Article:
Tom Baumker

Tom Baumker of Fort Pierce loves to shoot wildlife. Known as the “Eagle Man,” Baumker custom built the rifle stock he uses for his 500mm lens. GREG GARDNER PHOTO


Soldier, sheriff’s deputy, firefighter, forest ranger are just a few of Tom Baumker’s occupations during his 76 years in Fort Pierce.

But the job he loves most is photographer with his greatest joy stalking one of his favorite secret locations for even better images of bald eagles. Every day he takes his camera out looking for some rare wildlife, capturing at least 100 images on average.

Baumker was given his first camera when he was 7 years old. “It was a German pop-out camera and my mom told me to always keep the sun at your back,” Baumker said. “The Hills (family) had a lab where you drove in Sixth Street and out Seventh Street. “It cost 15 cents to develop a roll of 12. I used ASA 60 (ISO film speed) which was real slow back then. In high school we used Tri-X 200, which was much faster.”

“Tom Baumker, apparently born to hold a camera, has patiently accompanied me through days of back-to-back appointments in which he drew out, with his lens, the best in our legendary subjects,” said Jean Ellen Wilson in the acknowledgements of her book, Legendary Locals of Fort Pierce, which calls him The Eagle Man on his page. Baumker has become a kind of curator at the Bud Adams History Center inside the P.P. Cobb building in downtown Fort Pierce.

As a child growing up, Baumker learned drawing and painting from A.E. “Bean” Backus, Fort Pierce’s most famous Florida landscape artist.

“We became friends and later we had breakfast together for years,” he said. “He said I was born with an eye for composition and I automatically had it while the other kids had to learn it. That meant a lot to me coming from him.”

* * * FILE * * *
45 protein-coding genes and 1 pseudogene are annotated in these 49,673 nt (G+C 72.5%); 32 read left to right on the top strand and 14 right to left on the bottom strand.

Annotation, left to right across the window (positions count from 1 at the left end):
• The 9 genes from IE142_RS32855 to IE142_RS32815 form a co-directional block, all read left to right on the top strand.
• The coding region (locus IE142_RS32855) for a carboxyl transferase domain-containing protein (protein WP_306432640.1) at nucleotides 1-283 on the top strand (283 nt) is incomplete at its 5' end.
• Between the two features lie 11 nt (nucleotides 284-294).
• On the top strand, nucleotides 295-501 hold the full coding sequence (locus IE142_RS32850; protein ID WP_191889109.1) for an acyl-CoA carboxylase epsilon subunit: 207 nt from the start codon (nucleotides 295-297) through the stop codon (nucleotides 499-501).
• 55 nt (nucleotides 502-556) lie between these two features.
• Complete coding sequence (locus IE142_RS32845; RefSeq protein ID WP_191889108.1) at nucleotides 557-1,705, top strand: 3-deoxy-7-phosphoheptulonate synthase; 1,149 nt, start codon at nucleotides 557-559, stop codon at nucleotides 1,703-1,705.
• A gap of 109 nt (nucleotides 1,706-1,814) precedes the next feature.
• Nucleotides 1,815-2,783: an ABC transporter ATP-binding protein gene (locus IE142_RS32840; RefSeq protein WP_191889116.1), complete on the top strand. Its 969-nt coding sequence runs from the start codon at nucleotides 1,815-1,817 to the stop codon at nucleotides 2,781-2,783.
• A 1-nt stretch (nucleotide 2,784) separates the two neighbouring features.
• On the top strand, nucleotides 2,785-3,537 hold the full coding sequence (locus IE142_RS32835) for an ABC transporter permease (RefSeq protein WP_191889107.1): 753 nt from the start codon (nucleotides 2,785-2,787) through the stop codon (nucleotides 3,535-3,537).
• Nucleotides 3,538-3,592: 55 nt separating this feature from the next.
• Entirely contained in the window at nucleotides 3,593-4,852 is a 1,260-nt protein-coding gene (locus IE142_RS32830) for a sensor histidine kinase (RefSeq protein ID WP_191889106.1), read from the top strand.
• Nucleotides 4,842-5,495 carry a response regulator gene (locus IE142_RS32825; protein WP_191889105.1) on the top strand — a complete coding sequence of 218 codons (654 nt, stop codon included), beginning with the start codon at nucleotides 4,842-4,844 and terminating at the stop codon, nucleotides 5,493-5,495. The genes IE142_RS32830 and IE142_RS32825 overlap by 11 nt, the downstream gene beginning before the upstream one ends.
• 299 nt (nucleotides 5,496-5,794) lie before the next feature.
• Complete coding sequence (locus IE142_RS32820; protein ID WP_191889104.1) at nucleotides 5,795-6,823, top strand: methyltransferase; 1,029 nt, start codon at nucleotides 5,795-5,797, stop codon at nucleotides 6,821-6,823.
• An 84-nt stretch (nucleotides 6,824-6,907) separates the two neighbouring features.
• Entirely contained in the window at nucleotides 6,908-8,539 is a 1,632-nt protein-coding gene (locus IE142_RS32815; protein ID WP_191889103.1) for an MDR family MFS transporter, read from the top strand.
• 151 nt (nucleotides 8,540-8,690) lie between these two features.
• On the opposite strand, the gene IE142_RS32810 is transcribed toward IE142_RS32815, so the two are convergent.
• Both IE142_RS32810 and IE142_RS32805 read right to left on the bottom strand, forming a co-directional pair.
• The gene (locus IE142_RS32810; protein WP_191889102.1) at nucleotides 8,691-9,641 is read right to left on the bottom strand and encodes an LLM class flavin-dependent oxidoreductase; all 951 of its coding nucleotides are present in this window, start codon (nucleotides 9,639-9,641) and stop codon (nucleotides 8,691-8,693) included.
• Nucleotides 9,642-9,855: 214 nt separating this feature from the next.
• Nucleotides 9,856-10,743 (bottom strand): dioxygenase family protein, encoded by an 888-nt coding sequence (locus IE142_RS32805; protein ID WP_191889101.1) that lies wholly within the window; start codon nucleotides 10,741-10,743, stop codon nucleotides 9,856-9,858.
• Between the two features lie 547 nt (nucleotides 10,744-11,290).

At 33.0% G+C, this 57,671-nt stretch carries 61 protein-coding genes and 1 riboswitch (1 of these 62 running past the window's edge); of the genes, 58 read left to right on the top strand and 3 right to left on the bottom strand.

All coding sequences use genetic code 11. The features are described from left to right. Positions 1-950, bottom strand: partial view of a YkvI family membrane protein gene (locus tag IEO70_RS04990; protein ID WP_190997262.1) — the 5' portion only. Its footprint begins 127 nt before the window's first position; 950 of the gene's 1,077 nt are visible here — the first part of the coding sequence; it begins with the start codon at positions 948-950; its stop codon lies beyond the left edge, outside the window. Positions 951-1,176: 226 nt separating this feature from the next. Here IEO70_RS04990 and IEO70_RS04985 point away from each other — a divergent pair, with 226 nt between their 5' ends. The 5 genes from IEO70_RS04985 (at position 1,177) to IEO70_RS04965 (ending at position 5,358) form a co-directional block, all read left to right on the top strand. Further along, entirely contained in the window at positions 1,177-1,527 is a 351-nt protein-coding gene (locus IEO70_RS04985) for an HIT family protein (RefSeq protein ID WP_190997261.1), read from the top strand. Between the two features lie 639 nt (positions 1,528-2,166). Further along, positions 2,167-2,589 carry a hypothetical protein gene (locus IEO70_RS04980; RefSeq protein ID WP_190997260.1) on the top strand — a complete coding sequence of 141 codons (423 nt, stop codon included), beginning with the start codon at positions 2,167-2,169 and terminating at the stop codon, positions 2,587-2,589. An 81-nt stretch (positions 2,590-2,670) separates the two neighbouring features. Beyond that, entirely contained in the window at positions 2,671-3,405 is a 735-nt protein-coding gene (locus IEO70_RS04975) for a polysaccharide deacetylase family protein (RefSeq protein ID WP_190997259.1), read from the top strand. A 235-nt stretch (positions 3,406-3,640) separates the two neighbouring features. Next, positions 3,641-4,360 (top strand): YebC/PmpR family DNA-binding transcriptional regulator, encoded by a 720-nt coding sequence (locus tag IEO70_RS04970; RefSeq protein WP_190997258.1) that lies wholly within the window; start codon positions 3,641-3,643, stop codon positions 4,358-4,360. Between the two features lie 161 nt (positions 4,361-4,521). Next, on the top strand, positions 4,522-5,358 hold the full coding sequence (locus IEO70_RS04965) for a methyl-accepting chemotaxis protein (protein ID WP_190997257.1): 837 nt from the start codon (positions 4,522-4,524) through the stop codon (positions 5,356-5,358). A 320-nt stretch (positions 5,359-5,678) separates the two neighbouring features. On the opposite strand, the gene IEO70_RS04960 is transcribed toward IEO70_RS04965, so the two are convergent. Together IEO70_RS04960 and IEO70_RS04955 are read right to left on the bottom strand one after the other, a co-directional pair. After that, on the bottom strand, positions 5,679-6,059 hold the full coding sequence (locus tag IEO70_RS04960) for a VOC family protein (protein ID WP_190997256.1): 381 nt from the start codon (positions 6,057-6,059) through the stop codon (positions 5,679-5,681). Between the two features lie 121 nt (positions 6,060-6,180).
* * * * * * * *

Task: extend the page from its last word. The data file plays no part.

Before joining the Army, Baumker sold clothes at Rubin’s in downtown Fort Pierce, worked at two Winn-Dixies and a local market, delivered the The Fort Pierce News Tribune by bicycle and loaded fruit from his family’s citrus groves. He was a commercial net fisherman who at one point was selling 200 pounds of bait fish a day to other locals. Today, he makes his own jigs and plugs, also weaving from scratch three 11-feet by 22-feet, 3-inch stretch-mesh cast nets.

While he was at St. Anastasia High School, Baumker was mentored by local photographer Mac McNulty, who later died in the collision of two planes at the Fort Pierce Airport. Baumker worked as a stringer photographer for The News Tribune before he enlisted in the Army.

His hand-eye coordination may have saved his life by keeping him from being sent to fight in Vietnam. During the beginning years of the Vietnam War from 1961-66, Baumker would travel the country as the No. 3 shooter on the Army’s 10-man rifle and pistol team. “When they found out I could shoot, they put me on the team,” he said. “I was lucky.”

Baumker, who is related to the town’s namesake Lt. Col. Benjamin Pierce, has a way of being in the right place at the right time. By his count, he has saved the lives of 14 people and a dog – from drownings, fires and car accidents. That history began when he was a teenager sleeping at the family house on a spoil island in the Indian River. His future sister-in-law burst into the room and cried out her friend was drowning. Baumker raced to the river, jumped in and rescued the girl.

As a forest ranger, Baumker drove a bulldozer, fought fires and helped build many of the observation towers found in Indian River and St. Lucie counties. His crew once raced to the scene of an accident where a state forestry truck had gone into a canal. Baumker dove in only to discover the driver was gone. After being badly stung by bugs and mosquitos in the canal, he got out to find the driver standing on the bank.